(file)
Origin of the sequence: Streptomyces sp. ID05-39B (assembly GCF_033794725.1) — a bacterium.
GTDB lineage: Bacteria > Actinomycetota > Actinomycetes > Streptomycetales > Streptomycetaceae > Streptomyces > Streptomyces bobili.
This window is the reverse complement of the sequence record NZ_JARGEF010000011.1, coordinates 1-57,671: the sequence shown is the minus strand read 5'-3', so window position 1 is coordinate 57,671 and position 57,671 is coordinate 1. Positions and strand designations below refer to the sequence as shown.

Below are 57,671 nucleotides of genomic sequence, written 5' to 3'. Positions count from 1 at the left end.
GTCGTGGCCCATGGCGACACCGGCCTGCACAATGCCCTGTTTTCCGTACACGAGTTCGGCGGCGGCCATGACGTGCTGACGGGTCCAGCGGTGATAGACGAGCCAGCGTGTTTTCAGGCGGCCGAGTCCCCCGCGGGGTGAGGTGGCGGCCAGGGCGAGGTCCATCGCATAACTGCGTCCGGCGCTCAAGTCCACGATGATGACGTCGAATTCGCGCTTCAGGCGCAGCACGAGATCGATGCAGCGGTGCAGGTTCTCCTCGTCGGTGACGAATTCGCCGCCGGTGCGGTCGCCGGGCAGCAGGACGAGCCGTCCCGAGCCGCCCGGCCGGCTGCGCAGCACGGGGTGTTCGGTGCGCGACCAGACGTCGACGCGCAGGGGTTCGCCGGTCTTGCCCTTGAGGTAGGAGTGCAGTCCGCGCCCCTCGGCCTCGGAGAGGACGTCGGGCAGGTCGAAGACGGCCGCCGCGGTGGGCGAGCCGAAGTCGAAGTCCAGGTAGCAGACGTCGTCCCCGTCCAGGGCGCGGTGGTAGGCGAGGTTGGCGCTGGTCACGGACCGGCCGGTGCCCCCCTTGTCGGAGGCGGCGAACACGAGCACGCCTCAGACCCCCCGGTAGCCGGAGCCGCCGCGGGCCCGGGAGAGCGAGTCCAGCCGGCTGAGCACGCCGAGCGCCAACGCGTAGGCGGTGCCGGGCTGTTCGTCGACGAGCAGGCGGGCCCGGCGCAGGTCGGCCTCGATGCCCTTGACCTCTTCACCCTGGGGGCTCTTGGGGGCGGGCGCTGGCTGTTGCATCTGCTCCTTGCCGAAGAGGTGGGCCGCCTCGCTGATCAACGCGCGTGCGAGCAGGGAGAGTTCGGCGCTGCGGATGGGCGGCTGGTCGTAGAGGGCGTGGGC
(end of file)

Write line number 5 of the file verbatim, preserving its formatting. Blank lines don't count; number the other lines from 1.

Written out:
GTCGTGGCCCATGGCGACACCGGCCTGCACAATGCCCTGTTTTCCGTACACGAGTTCGGCGGCGGCCATGACGTGCTGACGGGTCCAGCGGTGATAGACGAGCCAGCGTGTTTTCAGGCGGCCGAGTCCCCCGCGGGGTGAGGTGGCGGCCAGGGCGAGGTCCATCGCATAACTGCGTCCGGCGCTCAAGTCCACGATGATGACGTCGAATTCGCGCTTCAGGCGCAGCACGAGATCGATGCAGCGGTGCAGGTTCTCCTCGTCGGTGACGAATTCGCCGCCGGTGCGGTCGCCGGGCAGCAGGACGAGCCGTCCCGAGCCGCCCGGCCGGCTGCGCAGCACGGGGTGTTCGGTGCGCGACCAGACGTCGACGCGCAGGGGTTCGCCGGTCTTGCCCTTGAGGTAGGAGTGCAGTCCGCGCCCCTCGGCCTCGGAGAGGACGTCGGGCAGGTCGAAGACGGCCGCCGCGGTGGGCGAGCCGAAGTCGAAGTCCAGGTAGCAGACGTCGTCCCCGTCCAGGGCGCGGTGGTAGGCGAGGTTGGCGCTGGTCACGGACCGGCCGGTGCCCCCCTTGTCGGAGGCGGCGAACACGAGCACGCCTCAGACCCCCCGGTAGCCGGAGCCGCCGCGGGCCCGGGAGAGCGAGTCCAGCCGGCTGAGCACGCCGAGCGCCAACGCGTAGGCGGTGCCGGGCTGTTCGTCGACGAGCAGGCGGGCCCGGCGCAGGTCGGCCTCGATGCCCTTGACCTCTTCACCCTGGGGGCTCTTGGGGGCGGGCGCTGGCTGTTGCATCTGCTCCTTGCCGAAGAGGTGGGCCGCCTCGCTGATCAACGCGCGTGCGAGCAGGGAGAGTTCGGCGCTGCGGATGGGCGGCTGGTCGTAGAGGGCGTGGGC